Doxycycline vs. Amoxicillin

An error occurred trying to load this video.

Try refreshing the page, or contact customer support.

Coming up next: Doxycycline vs. Tetracycline

You're on a roll. Keep up the good work!

Take Quiz Watch Next Lesson
Your next lesson will play in 10 seconds
  • 0:03 Antibiotics
  • 0:34 Doxycycline
  • 2:19 Amoxicillin
  • 3:22 Lesson Summary
Save Save Save

Want to watch this again later?

Log in or sign up to add this lesson to a Custom Course.

Log in or Sign up

Speed Speed

Recommended Lessons and Courses for You

Lesson Transcript
Instructor: Artem Cheprasov
This lesson compares and contrasts two very well-known antibiotics called doxycycline and amoxicillin. Among other things, you'll find out if they work the same way and target the same bacteria.


There's a good chance that you can thank antibiotics for being alive. Antibiotics are drugs that target bacteria and either kill them outright or prohibit them from multiplying. If you've ever had a bacterial infection, you've probably relied on them to feel better, or even survive.

There are many different antibiotics, and two very well-known ones are called doxycycline and amoxicillin. In this lesson, we'll go over some brief but important points about each medication and then help you compare the two.


Doxycycline is the generic name for a lot of different medications that contain it, including Monodox and Vibramycin. It works by disabling a bacterium's ability to synthesize proteins. If it can't make proteins, the bacteria can't grow. This means that doxycycline is a bacteriostatic antibiotic, which translates roughly as something that inhibits (-static) bacteria (bacterio-).


Doxycycline is used to target a broad variety of bacteria and the conditions they may cause. As a result, it's sometimes called a broad-spectrum antibiotic. It can treat many different forms of Gram-positive and Gram-negative bacteria. Gram-positive bacteria are those with thick cell walls, while Gram-negative bacteria have thinner cell walls.

Examples of Gram-positive bacteria whose growth doxycycline can inhibit include:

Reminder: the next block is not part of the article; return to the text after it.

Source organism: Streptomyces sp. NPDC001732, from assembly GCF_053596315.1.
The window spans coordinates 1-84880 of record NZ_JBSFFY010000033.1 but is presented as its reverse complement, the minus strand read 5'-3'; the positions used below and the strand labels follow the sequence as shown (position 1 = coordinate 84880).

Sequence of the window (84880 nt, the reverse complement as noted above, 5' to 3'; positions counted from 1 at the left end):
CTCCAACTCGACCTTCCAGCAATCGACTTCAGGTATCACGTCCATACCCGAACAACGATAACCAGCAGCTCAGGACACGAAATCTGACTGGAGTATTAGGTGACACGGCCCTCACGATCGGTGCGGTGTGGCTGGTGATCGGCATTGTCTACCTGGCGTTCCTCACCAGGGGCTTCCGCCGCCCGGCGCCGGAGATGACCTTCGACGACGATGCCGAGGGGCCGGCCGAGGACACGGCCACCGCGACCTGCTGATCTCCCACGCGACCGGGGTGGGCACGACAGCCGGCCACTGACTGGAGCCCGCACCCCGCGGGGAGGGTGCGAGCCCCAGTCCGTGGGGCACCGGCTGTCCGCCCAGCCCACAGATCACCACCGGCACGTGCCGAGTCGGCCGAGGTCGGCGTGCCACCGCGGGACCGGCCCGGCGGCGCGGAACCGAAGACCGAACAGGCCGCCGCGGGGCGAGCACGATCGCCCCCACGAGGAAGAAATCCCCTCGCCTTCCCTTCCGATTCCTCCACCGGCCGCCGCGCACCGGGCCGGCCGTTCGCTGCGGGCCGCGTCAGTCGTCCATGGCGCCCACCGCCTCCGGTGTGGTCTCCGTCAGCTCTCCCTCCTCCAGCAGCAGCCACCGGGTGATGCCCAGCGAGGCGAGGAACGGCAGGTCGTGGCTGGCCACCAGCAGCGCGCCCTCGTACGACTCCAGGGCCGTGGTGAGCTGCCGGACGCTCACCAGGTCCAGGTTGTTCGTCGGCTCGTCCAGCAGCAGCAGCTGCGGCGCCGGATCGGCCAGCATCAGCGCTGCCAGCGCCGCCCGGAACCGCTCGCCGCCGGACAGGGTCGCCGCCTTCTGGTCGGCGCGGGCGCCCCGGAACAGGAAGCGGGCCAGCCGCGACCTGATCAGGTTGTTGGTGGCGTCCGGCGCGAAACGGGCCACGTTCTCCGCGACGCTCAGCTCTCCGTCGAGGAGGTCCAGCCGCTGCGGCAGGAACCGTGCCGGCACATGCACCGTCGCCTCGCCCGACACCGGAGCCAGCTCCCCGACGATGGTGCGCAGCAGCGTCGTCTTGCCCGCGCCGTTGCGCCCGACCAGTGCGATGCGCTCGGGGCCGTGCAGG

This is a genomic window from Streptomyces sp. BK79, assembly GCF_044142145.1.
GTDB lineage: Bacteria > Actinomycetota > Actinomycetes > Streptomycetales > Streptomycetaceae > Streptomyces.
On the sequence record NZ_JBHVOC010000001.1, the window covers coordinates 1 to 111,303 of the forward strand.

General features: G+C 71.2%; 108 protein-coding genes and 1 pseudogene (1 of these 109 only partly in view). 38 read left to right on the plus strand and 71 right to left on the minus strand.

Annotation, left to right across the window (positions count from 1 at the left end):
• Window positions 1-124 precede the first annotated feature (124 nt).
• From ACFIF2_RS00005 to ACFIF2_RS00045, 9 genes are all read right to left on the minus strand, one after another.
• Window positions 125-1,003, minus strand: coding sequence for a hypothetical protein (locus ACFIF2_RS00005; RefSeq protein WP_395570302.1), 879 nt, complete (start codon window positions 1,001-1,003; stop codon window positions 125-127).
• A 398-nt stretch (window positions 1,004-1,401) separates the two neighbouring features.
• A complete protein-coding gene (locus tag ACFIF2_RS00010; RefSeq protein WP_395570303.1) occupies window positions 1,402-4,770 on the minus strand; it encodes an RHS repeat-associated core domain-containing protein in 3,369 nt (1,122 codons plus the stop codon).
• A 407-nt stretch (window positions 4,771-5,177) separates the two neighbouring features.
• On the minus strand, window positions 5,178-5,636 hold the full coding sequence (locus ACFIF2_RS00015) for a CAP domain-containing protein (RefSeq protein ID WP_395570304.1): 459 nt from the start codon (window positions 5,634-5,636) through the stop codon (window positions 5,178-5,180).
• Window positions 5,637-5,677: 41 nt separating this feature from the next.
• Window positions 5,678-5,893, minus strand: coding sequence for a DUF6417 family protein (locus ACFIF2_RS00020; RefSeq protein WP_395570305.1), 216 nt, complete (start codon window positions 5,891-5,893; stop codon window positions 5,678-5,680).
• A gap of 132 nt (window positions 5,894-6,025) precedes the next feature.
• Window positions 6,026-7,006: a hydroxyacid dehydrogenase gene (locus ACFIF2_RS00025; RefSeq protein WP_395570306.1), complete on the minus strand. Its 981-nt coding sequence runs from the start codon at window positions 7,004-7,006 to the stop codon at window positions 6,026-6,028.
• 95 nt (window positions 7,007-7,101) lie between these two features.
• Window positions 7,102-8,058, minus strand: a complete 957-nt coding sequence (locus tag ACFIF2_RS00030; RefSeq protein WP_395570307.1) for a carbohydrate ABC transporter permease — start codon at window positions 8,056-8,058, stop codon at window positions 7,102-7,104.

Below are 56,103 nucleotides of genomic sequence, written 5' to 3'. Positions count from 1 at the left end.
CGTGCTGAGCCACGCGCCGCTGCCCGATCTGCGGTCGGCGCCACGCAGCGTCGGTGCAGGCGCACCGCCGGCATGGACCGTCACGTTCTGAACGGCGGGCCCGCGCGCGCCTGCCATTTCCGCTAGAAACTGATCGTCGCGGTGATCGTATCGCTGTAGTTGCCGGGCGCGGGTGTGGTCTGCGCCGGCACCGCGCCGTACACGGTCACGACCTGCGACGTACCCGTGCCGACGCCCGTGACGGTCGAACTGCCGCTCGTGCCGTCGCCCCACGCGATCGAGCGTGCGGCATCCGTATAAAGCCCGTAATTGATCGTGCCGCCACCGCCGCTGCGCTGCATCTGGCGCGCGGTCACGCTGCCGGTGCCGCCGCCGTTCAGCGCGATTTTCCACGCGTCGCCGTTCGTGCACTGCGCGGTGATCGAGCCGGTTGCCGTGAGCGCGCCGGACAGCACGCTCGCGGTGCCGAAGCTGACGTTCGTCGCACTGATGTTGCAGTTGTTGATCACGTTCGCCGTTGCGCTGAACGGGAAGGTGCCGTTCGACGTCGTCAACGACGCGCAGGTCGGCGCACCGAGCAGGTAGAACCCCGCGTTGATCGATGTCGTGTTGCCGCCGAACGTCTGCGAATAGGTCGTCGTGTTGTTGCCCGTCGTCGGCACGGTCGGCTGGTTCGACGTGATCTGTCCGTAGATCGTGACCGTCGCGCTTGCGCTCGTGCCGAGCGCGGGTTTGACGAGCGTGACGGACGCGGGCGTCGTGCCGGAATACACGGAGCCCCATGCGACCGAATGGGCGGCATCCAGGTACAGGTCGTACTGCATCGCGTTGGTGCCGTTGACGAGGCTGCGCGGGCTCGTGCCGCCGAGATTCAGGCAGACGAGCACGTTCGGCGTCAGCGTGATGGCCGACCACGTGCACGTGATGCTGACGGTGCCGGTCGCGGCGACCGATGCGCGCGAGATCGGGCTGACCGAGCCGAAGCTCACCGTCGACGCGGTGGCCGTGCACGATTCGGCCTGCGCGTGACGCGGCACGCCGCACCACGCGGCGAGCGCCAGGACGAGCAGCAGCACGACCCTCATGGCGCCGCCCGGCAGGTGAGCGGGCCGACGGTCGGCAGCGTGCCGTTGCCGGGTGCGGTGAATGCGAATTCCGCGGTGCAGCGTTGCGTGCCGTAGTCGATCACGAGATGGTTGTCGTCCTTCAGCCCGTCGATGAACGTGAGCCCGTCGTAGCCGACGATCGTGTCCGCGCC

• Bacillus anthracis, which causes the deadly disease anthrax
  • Streptococcus pneumoniae, which can lead to pneumonia

Examples of Gram-negative bacteria whose growth doxycycline can inhibit include:

  • Escherichia coli, which causes diarrhea
  • Neisseria gonorrhoeae, responsible for the sexually transmitted infection gonorrhea

This doesn't mean doxycycline is the only antibiotic that can deal with these bacteria or that it's the first line of defense for these issues. That's because factors like the availability of more effective or safer alternatives, as well as bacterial resistance and a person's other medical conditions, can all play a role in deciding if doxycycline, or another antibiotic, should be used.

With that in mind, conditions that doxycycline is sometimes used to treat include:

  • Eye infections
  • Gonorrhea
  • Intestinal infections
  • Malaria
  • Rosacea
  • Urinary tract infections

To unlock this lesson you must be a Member.
Create your account

Register to view this lesson

Are you a student or a teacher?

Unlock Your Education

See for yourself why 30 million people use

Become a member and start learning now.
Become a Member  Back
What teachers are saying about
Try it risk-free for 30 days

Earning College Credit

Did you know… We have over 200 college courses that prepare you to earn credit by exam that is accepted by over 1,500 colleges and universities. You can test out of the first two years of college and save thousands off your degree. Anyone can earn credit-by-exam regardless of age or education level.

To learn more, visit our Earning Credit Page

Transferring credit to the school of your choice

Not sure what college you want to attend yet? has thousands of articles about every imaginable degree, area of study and career path that can help you find the school that's right for you.

Create an account to start this course today
Try it risk-free for 30 days!
Create an account